Your new supply chain strategy should comply with the relevant health, safety and environmental laws. Many successful companies use the following tactics.

1.   Never rely on a single supplier

Suppliers may fail to deliver your order for a variety of reasons, such as:

  • A sudden increase in demand
  • Issues involving their own supply chain
  • They pause or cease their operations

Therefore, it is vital that you have a number of suppliers; although you may have a preferred partner, it is always useful to have an alternative in mind. This will reduce the risk impact in case the first supplier fails to deliver. You should also consider having suppliers in various locations as this will enable you to avoid local issues that could negatively affect your supply chain.

So, if you currently only have one supplier, we would advise you to begin your search for several backup companies. Then, you have two options. First, you can enter into an agreement whereby they will provide your items when needed. Second, you can inform the backup company that you may place orders with them in the near future.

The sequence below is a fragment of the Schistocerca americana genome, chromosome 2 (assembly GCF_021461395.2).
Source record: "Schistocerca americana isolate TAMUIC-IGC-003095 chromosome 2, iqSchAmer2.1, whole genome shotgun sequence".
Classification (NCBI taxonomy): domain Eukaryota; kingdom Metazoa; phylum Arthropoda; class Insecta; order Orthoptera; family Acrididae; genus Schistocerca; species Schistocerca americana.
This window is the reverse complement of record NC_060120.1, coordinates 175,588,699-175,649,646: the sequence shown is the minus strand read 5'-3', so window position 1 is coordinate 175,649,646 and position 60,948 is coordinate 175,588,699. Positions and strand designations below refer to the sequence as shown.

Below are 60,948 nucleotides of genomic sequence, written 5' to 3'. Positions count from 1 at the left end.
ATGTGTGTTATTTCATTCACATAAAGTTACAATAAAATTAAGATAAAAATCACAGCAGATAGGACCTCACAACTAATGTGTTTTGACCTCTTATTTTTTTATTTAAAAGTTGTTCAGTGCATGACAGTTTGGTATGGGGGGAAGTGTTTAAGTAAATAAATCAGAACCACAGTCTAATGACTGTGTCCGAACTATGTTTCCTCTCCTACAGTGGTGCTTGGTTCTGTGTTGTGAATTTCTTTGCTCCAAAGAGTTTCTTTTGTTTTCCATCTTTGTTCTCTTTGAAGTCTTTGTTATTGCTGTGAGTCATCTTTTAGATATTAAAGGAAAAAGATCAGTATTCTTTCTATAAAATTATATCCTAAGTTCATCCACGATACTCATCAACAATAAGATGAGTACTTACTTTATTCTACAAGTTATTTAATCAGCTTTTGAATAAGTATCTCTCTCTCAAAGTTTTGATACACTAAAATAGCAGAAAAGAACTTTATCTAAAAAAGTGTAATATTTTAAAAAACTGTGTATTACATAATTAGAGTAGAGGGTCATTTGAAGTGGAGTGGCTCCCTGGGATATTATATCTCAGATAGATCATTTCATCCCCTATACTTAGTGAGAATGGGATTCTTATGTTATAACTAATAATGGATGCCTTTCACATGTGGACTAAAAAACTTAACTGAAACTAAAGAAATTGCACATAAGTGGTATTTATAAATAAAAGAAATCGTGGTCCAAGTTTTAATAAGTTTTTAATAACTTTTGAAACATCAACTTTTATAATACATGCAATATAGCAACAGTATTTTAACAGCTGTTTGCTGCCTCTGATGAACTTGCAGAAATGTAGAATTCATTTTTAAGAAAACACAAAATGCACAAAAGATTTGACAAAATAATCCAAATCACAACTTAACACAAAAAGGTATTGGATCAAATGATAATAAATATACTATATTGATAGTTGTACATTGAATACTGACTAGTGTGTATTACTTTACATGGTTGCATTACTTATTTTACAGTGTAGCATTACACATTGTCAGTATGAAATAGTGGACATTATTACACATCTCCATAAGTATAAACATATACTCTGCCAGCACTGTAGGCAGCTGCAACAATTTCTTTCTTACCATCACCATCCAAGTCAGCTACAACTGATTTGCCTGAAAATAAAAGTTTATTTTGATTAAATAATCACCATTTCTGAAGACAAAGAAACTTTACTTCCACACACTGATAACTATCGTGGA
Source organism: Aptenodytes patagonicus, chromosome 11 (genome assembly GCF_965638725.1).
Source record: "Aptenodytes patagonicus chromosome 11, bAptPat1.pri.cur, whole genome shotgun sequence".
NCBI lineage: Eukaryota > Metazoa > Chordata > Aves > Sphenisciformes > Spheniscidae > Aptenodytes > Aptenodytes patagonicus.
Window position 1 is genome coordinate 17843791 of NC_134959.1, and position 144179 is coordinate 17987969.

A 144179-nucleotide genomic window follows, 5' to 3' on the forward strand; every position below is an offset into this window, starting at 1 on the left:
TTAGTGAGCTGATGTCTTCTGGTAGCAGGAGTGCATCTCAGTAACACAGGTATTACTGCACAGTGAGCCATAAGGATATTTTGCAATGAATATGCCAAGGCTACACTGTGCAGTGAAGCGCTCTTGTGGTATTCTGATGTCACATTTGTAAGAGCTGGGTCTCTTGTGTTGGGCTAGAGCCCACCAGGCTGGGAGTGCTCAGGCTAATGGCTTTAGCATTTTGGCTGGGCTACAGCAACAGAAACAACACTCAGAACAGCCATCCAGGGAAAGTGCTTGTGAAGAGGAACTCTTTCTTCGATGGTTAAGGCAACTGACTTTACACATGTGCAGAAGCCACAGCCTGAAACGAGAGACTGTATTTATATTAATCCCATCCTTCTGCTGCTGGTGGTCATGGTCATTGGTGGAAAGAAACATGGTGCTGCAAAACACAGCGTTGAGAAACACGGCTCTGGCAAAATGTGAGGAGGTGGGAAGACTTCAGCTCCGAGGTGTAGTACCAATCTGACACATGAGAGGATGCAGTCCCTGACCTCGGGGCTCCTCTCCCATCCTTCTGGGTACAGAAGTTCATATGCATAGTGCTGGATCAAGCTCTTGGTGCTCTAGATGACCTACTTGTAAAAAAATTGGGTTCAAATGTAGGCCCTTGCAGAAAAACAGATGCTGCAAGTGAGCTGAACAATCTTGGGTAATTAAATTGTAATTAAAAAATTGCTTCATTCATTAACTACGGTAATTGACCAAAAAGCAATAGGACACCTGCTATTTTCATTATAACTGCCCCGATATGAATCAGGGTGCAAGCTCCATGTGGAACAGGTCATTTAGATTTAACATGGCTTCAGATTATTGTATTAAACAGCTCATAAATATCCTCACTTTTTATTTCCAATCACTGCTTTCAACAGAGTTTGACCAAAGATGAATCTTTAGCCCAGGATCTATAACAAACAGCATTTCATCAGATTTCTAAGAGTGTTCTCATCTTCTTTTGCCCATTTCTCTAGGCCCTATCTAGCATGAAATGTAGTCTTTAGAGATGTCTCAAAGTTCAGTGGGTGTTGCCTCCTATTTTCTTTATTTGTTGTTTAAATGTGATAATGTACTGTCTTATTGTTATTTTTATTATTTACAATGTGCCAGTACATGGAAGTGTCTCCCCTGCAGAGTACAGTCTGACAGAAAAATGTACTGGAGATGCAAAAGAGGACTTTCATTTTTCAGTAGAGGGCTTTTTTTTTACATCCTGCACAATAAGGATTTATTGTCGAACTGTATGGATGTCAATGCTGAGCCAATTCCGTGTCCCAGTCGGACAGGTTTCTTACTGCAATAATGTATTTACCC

2.   Prepare a risk management plan

Your risk management plan should identify and assess all the potential risks that could affect your supply chain. This will enable you to prepare for any eventuality.

You need to establish control measures and introduce flexibility into your business process to minimise the impact of any supply chain disruptions. Remember, you cannot plan for all possible scenarios; all you can do is prioritise and prepare for the most likely circumstances that could have the biggest impact on your business.

3.   Always maintain supply chain visibility (SCV)

A typical supply chain has several operational stages. Each of these stages has its own risks and challenges. If you are in charge of the company’s supply chain, you will need to be informed immediately once a delay has emerged.

With supply chain visibility, you will be able to determine where your upcoming inventory is located on its journey. You can keep this information exclusively for the supply management team or share it with customers. This practice will enable you to keep track of your orders while quickly responding to unexpected delays.